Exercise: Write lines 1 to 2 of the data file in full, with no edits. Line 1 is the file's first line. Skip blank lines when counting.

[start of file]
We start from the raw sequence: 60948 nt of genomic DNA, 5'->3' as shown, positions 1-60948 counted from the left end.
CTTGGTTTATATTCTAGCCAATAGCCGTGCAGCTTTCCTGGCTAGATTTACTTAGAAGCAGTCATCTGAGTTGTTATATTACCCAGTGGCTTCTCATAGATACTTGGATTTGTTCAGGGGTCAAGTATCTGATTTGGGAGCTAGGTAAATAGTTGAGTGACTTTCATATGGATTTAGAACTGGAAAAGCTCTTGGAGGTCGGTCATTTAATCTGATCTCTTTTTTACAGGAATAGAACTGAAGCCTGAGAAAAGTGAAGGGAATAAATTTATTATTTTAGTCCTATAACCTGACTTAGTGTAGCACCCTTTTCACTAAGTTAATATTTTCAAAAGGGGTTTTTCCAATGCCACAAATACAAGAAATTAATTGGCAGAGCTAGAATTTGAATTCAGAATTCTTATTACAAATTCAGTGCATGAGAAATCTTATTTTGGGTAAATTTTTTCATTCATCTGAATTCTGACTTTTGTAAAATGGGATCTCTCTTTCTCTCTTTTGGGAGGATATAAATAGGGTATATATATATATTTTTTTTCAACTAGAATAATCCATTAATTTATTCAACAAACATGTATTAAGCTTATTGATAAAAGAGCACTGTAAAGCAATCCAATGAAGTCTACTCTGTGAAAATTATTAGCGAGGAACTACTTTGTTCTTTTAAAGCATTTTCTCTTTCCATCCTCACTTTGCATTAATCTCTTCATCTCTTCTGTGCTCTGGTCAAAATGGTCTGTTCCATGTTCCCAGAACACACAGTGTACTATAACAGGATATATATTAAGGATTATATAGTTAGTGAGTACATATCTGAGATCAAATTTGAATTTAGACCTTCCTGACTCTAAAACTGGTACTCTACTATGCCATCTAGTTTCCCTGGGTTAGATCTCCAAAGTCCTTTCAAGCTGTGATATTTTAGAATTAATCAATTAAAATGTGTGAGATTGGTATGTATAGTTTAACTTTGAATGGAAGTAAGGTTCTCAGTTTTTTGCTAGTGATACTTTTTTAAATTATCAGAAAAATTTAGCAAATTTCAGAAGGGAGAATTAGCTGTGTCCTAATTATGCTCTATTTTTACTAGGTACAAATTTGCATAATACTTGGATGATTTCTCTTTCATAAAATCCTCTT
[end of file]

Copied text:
We start from the raw sequence: 60948 nt of genomic DNA, 5'->3' as shown, positions 1-60948 counted from the left end.
CTTGGTTTATATTCTAGCCAATAGCCGTGCAGCTTTCCTGGCTAGATTTACTTAGAAGCAGTCATCTGAGTTGTTATATTACCCAGTGGCTTCTCATAGATACTTGGATTTGTTCAGGGGTCAAGTATCTGATTTGGGAGCTAGGTAAATAGTTGAGTGACTTTCATATGGATTTAGAACTGGAAAAGCTCTTGGAGGTCGGTCATTTAATCTGATCTCTTTTTTACAGGAATAGAACTGAAGCCTGAGAAAAGTGAAGGGAATAAATTTATTATTTTAGTCCTATAACCTGACTTAGTGTAGCACCCTTTTCACTAAGTTAATATTTTCAAAAGGGGTTTTTCCAATGCCACAAATACAAGAAATTAATTGGCAGAGCTAGAATTTGAATTCAGAATTCTTATTACAAATTCAGTGCATGAGAAATCTTATTTTGGGTAAATTTTTTCATTCATCTGAATTCTGACTTTTGTAAAATGGGATCTCTCTTTCTCTCTTTTGGGAGGATATAAATAGGGTATATATATATATTTTTTTTCAACTAGAATAATCCATTAATTTATTCAACAAACATGTATTAAGCTTATTGATAAAAGAGCACTGTAAAGCAATCCAATGAAGTCTACTCTGTGAAAATTATTAGCGAGGAACTACTTTGTTCTTTTAAAGCATTTTCTCTTTCCATCCTCACTTTGCATTAATCTCTTCATCTCTTCTGTGCTCTGGTCAAAATGGTCTGTTCCATGTTCCCAGAACACACAGTGTACTATAACAGGATATATATTAAGGATTATATAGTTAGTGAGTACATATCTGAGATCAAATTTGAATTTAGACCTTCCTGACTCTAAAACTGGTACTCTACTATGCCATCTAGTTTCCCTGGGTTAGATCTCCAAAGTCCTTTCAAGCTGTGATATTTTAGAATTAATCAATTAAAATGTGTGAGATTGGTATGTATAGTTTAACTTTGAATGGAAGTAAGGTTCTCAGTTTTTTGCTAGTGATACTTTTTTAAATTATCAGAAAAATTTAGCAAATTTCAGAAGGGAGAATTAGCTGTGTCCTAATTATGCTCTATTTTTACTAGGTACAAATTTGCATAATACTTGGATGATTTCTCTTTCATAAAATCCTCTT